Rimush of Assyria
Rīmu[š], inscribed mri-mu-u[š] on the only variant king list on which he appears,[i 1] was the ruler of Assyria or perhaps just the part centered on Ekallatum, a successor to and probably a descendant of Šamši-Adad I, although the exact relationship is uncertain. He reigned sometime during the middle of the 18th century BC.
Neither the Khorsabad nor SDAS copies of the Assyrian Kinglist, the only lists whose earliest part is still intact, include any successors of Šamši-Adad I’s son and heir Išme-Dagān, who had been ousted by Hammurabi. The fragmentary list known as KAV 14[i 1] (pictured) gives the sequence Šamši-Adad, Išme-[Dagān], [Mu]t-Aškur, then Rimu-˹x˺ before skipping to the 54th ruler, mŠÚ-dNinua. There may be sufficient space to insert a successor to Rīmuš (Asīnû?) on the end of the line his name is given. As the group falls within a section separated by lines from the rest of the list and the first three are known from other sources[i 2] to be related as father, son and grandson, it is assumed that the four or five names form a dynasty.
Rīmuš would appear to be named for the son of the legendary king Sargon of Akkad, perhaps reflecting the extent to which Šamši-Adad and his successors identified with this ancient prestigious dynasty, although the earlier Rīmuš was apparently assassinated by his own courtiers “with their seals,” according to a liver-omen of the monumental Bārûtu series, a somewhat ignominious end. The events resulting in the demise of the dynasty are witnessed in only one inscription, that of Puzur-Sîn, who boasted of overthrowing the son of Asīnûm, descendant of Šamši-Adad, whose name has not been preserved. This may have been Rīmuš, or if Asīnû followed him, perhaps his grandson. The result was apparently turmoil as a rapid succession of seven usurpers took power, each reigning briefly before being overthrown.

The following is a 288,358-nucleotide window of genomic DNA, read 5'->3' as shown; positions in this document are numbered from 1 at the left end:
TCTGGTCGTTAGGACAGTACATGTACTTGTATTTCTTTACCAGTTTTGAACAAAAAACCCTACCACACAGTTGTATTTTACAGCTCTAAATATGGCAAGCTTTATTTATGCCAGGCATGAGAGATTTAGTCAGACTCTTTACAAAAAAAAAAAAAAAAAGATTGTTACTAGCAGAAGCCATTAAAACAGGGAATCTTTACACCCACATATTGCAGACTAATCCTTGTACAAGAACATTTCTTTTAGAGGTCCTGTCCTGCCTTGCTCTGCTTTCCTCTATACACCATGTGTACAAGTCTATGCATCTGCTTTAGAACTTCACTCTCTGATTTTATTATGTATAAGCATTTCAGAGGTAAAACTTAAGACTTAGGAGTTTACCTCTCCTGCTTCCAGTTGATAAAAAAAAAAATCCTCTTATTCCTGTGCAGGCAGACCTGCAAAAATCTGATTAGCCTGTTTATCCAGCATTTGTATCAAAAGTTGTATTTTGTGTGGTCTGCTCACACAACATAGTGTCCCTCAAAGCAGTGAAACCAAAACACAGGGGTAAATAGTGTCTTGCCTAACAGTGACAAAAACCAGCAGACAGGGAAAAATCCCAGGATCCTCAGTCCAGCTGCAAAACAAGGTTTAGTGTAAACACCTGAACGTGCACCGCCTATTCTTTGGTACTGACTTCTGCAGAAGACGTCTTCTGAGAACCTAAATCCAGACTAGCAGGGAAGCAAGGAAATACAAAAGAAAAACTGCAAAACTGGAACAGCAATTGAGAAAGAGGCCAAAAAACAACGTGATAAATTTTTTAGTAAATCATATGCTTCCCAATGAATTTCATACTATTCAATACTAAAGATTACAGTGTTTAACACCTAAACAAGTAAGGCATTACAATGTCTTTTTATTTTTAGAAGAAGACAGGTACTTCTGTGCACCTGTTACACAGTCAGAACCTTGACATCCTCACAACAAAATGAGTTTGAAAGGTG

- Assyrian Kinglist fragment VAT 9812 = KAV 14: 5.
- From correspondence at Mari.
- Otto Schroeder (1920). Keilschrifttexte aus Assur Verschiedenen Inhalts. J. C. Hinrichs. p. 24.
- Karen Radner (2008). "Rimu[š]". Reallexikon der Assyriologie und Vorderasiatischen Archäologie 11: Prinz, Prinzessin - Samug. Walter de Gruyter. p. 371.
- Ulla Koch-Westenholz (2000). Babylonian Liver Omens: The Chapters Manzazu, Padanu, and Pan Takalti of the Babylonian Extispicy Series Mainly from Assurbanipal's Library. Museum Tusculanum. p. 394.
- A. K. Grayson (1972). Assyrian Royal Inscriptions, Volume 1. Otto Harrassowitz. pp. 29–30.
|King of Assyria
1750’s ? BC